While the cutter pockets 41 are formed in the cemented carbide material of drill bit 10 of this embodiment of the invention, a drill bit may be manufactured in accordance with embodiments of the invention using a matrix bit body or a steel bit body as are well known to those of ordinary skill in the art, for example, without limitation. Drill bits, termed “matrix” bits, and as noted above, are conventionally fabricated using particulate tungsten carbide infiltrated with a molten metal alloy, commonly copper based. The advantages of the invention mentioned herein for “cemented” bits apply similarly to “matrix” bits. Steel body bits, again as noted above, comprise steel bodies generally machined from castings. It is also recognized that steel body bits may also be made from solid materials such as bar stock or forgings, for example and without limitation. While steel body bits are not subjected to the same manufacturing sensitivities as noted above, steel body bits may enjoy the advantages of the invention obtained during manufacture, assembly or retrofitting as described herein, particularly with respect to field indexable, and replaceable, cutting elements 40.
The cutting element 40 comprises a substrate 42 having a longitudinal axis 50, a lateral surface 52 and eight key elements 54. The externally facing lateral surface 52 is substantially symmetric about the longitudinal axis 50 and extends between an insertion end 56 and a cutting end 58 of the cutting element 40. As cutting element 40 is depicted, longitudinal axis 50 transversely intersects both the insertion end 56 and the cutting end 58 of the substrate 42. The lateral surface 52 is substantially frustoconical in shape, enabling improved retention of cutting element 40 in the blade 24 of the bit body 11 through compressive engagement with the frustoconically shaped internal surface 43 of the cutter pocket 41. Optionally, the lateral surface 52 may have other surface shapes other than the frustoconically shaped internal surface 43 illustrated.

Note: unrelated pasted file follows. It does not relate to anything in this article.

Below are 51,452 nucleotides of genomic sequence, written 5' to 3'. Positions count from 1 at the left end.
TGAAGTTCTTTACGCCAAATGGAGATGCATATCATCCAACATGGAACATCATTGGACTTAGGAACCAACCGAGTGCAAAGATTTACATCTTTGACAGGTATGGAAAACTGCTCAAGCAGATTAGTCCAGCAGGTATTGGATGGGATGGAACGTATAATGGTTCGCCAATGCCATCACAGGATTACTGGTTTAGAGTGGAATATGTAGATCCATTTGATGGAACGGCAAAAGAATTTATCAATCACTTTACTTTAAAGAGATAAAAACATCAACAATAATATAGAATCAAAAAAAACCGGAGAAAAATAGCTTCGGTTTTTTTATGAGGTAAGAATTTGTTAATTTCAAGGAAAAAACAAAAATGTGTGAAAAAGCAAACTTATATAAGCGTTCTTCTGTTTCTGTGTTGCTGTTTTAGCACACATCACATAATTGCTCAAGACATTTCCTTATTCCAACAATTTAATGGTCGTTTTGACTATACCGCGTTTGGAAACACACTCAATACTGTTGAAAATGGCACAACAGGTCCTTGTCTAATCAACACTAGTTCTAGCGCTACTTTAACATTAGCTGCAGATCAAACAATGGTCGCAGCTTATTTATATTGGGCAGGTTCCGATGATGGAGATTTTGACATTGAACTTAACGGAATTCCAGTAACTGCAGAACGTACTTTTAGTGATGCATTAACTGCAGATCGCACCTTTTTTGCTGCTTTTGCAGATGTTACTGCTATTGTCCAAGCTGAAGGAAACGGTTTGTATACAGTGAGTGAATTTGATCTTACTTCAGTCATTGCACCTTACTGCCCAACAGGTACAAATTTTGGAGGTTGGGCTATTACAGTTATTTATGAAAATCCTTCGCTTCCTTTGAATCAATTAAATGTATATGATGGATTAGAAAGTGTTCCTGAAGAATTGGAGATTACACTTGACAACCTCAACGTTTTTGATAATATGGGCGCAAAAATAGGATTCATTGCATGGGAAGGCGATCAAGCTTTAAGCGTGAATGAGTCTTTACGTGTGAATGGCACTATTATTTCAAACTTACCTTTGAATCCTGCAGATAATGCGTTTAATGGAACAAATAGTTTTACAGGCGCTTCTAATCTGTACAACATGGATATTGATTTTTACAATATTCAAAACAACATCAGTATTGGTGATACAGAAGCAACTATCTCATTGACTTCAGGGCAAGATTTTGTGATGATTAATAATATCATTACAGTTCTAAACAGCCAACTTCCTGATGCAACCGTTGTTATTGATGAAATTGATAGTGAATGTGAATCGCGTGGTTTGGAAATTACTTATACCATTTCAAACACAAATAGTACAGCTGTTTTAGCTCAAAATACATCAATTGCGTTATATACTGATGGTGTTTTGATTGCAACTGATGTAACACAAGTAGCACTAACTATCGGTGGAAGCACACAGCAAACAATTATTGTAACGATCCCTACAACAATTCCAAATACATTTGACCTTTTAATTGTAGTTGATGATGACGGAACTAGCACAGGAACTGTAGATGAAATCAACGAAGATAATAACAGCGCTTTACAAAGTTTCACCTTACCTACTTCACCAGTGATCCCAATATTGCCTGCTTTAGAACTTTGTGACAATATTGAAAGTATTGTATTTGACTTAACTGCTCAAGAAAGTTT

Each of the eight key elements 54 are coupled to, and protrude from, the lateral surface 52 of the substrate 42 and are generally axially aligned with, and at an acute angle to (due to the frustoconical shape of lateral surface 52) the longitudinal axis 50 thereof, allowing the eight key elements 54 to axially and laterally engage mating pocket key elements 55 configured as grooves within the cutter pocket 41. Also, the eight key elements 54 enable the cutting element 40 to be rotationally located and secured as the insertion end 56 is received within the cutter pocket 41. Further, the eight key elements 54, when engaging mating pocket key elements 55, prevent rotation of the cutting element 40 when firmly secured and retained by the hex-head bolt 46. Each of the eight key elements 54 may comprise a thin outwardly extending strip, such as a spline, each spline extending longitudinally upon a substantial portion of the frustoconically shaped lateral surface 52 and being mutually circumferentially spaced substantially at substantially uniform intervals of 45 degrees from circumferentially adjacent splines.